In the WekaIO system, data can be stored on two forms of media:
On locally-attached SSDs, which are an integral part of the WekaIO system configuration.
On object store systems external to the WekaIO system, which are either third party solutions, cloud services or part of the WekaIO system.
The WekaIO system can be configured either as an SSD-only system, or as a data management system consisting of both SSDs and object stores. By nature, SSDs provide high performance and low latency storage, while object stores compromise performance and latency but are the most cost-effective solution available for storage. Consequently, users focused on high performance only should consider using an SSD-only Weka system configuration, while users seeking to balance between performance and cost should consider a tiered data management system, with the assurance that the WekaIO system features will control the allocation of hot data on SSDs and warm data on object stores, thereby optimizing the overall user experience and budget.
In tiered WekaIO system configurations, there are various locations for data storage as follows:
Metadata is stored only on the SSDs.
Writing of new files, adding data to existing files or modifying the content of files is always terminated on the SSD, irrespective of whether the file is currently stored on the SSD or tiered to an object store.
When reading the content of a file, data can be accessed from either the SSD (if it is available on the SSD) or rehydrated from the object store (if it is not available on the SSD).
This data management approach to data storage on one of two possible media requires system planning to ensure that most commonly-used data (hot data) resides on the SSD to ensure high performance, while less-used data (warm data) is stored on the object store. In the WekaIO system, this determination of the data storage media is a completely seamless, automatic and transparent process, with users and applications unaware of the transfer of data from SSDs to object stores, or from object stores to SSDs. The data is accessible at all times through the same strongly-consistent POSIX filesystem API, irrespective of where it is stored. Only latency, throughput and IOPS are affected by the actual storage media.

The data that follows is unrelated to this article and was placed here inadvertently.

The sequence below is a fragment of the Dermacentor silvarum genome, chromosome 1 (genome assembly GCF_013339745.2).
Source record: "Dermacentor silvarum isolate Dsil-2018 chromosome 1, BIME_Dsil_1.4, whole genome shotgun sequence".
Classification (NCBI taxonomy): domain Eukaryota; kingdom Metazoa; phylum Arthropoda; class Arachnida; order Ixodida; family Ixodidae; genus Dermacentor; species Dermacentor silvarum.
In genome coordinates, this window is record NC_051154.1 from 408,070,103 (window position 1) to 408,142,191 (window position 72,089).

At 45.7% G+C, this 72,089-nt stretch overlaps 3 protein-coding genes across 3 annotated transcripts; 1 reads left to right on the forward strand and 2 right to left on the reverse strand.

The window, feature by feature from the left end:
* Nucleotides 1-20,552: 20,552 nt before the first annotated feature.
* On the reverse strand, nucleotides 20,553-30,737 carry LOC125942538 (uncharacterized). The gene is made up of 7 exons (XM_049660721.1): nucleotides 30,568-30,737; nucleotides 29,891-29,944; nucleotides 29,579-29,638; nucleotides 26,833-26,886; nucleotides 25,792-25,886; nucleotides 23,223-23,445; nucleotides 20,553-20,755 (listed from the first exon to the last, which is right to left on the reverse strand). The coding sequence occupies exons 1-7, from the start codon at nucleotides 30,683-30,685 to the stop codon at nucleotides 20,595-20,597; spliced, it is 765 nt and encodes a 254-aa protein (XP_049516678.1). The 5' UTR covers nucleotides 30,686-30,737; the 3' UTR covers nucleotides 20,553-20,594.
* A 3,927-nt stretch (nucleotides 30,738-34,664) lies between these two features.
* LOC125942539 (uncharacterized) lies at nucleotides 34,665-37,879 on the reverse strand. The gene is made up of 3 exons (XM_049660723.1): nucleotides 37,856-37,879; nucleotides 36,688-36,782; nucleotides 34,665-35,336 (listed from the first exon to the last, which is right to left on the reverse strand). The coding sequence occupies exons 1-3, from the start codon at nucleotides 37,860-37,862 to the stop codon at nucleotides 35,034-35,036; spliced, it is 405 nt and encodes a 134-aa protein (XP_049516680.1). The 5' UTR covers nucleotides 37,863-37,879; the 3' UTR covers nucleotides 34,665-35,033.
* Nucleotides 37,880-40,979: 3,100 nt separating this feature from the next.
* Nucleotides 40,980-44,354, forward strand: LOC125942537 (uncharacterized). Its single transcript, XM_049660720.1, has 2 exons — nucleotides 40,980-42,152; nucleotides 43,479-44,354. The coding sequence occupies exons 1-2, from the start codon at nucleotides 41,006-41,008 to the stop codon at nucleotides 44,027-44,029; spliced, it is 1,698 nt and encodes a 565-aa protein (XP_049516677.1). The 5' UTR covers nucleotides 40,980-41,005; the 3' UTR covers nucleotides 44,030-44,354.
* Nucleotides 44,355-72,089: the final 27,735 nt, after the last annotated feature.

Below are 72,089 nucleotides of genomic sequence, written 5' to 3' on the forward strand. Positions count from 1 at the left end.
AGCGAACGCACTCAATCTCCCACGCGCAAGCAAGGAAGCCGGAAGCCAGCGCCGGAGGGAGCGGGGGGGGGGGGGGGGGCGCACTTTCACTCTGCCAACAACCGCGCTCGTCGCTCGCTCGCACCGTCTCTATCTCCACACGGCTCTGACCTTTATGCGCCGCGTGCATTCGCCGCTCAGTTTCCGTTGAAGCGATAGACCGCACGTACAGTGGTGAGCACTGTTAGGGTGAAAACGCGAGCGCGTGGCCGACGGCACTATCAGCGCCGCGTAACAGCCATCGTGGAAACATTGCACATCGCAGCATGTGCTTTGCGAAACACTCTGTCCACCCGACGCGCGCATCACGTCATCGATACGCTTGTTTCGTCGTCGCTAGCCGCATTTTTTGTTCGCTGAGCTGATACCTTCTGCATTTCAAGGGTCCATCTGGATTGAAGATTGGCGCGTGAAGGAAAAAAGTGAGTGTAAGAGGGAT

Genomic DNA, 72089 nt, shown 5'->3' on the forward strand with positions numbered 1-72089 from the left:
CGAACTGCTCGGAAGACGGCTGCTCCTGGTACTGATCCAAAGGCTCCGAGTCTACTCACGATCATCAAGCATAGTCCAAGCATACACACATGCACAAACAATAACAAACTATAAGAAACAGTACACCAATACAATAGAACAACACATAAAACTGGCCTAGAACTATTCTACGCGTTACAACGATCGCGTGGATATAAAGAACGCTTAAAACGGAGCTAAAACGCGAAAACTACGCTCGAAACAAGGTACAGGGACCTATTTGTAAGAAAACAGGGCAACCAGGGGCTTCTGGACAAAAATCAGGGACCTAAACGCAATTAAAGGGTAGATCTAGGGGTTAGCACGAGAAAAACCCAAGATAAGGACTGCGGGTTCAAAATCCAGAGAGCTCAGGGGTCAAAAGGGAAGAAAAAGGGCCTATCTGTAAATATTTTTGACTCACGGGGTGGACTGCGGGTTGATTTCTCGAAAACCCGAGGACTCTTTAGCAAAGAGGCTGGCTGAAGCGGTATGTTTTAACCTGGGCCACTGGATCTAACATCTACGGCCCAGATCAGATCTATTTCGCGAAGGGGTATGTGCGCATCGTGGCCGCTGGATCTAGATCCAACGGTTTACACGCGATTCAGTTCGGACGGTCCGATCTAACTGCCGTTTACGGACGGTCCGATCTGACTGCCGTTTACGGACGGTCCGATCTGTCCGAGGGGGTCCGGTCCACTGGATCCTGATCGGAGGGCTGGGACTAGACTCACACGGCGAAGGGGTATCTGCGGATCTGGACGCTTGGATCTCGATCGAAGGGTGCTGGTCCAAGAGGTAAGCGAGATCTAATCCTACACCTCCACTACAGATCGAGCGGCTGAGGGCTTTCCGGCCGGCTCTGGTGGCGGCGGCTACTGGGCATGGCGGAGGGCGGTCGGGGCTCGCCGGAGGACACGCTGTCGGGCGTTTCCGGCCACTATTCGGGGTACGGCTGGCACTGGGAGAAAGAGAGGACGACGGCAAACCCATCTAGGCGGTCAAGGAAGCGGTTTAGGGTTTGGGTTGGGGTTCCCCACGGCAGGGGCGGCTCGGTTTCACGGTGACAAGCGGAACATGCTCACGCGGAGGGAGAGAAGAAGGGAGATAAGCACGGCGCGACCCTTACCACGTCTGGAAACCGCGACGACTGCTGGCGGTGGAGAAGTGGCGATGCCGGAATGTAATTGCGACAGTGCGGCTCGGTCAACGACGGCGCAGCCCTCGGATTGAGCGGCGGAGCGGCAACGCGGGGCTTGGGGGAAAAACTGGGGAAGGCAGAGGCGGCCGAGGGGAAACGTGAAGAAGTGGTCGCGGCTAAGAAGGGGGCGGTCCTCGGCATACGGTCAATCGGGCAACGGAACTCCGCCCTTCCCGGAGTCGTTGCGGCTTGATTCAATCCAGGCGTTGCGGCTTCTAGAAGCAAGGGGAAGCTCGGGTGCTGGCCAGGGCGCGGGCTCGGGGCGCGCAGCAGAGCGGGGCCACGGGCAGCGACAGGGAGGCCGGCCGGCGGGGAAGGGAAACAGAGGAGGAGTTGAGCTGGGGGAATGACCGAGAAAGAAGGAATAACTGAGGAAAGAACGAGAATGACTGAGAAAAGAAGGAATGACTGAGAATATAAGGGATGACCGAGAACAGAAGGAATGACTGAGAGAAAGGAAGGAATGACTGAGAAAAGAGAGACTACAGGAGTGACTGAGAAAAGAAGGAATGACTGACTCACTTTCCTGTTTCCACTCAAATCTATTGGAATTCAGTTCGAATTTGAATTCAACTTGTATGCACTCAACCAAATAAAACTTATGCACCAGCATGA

Furthermore, the WekaIO system tiers data in chunks, rather than in complete files. This enables the smart tiering of subsets of a file (and not only complete files) between SSDs and object stores.
The network resources allocated to the object store connections can be controlled. This enables cost control when using cloud-based object storage services, since the cost of data stored in the cloud depends on the quantity stored and the number of requests for access made.
Data management represents the media being used for the storage of data. In tiered WekaIO system configurations, data can exist in one of three possible states:
SSD-only: When data is created, it exists only on the SSDs.
SSD-cached: A tiered copy of the data exists on both the SSD and the object store.
Object Store only: Data resides only on the object store.
In order to read data residing only on an object store, the data must first be rehydrated back to the SSD.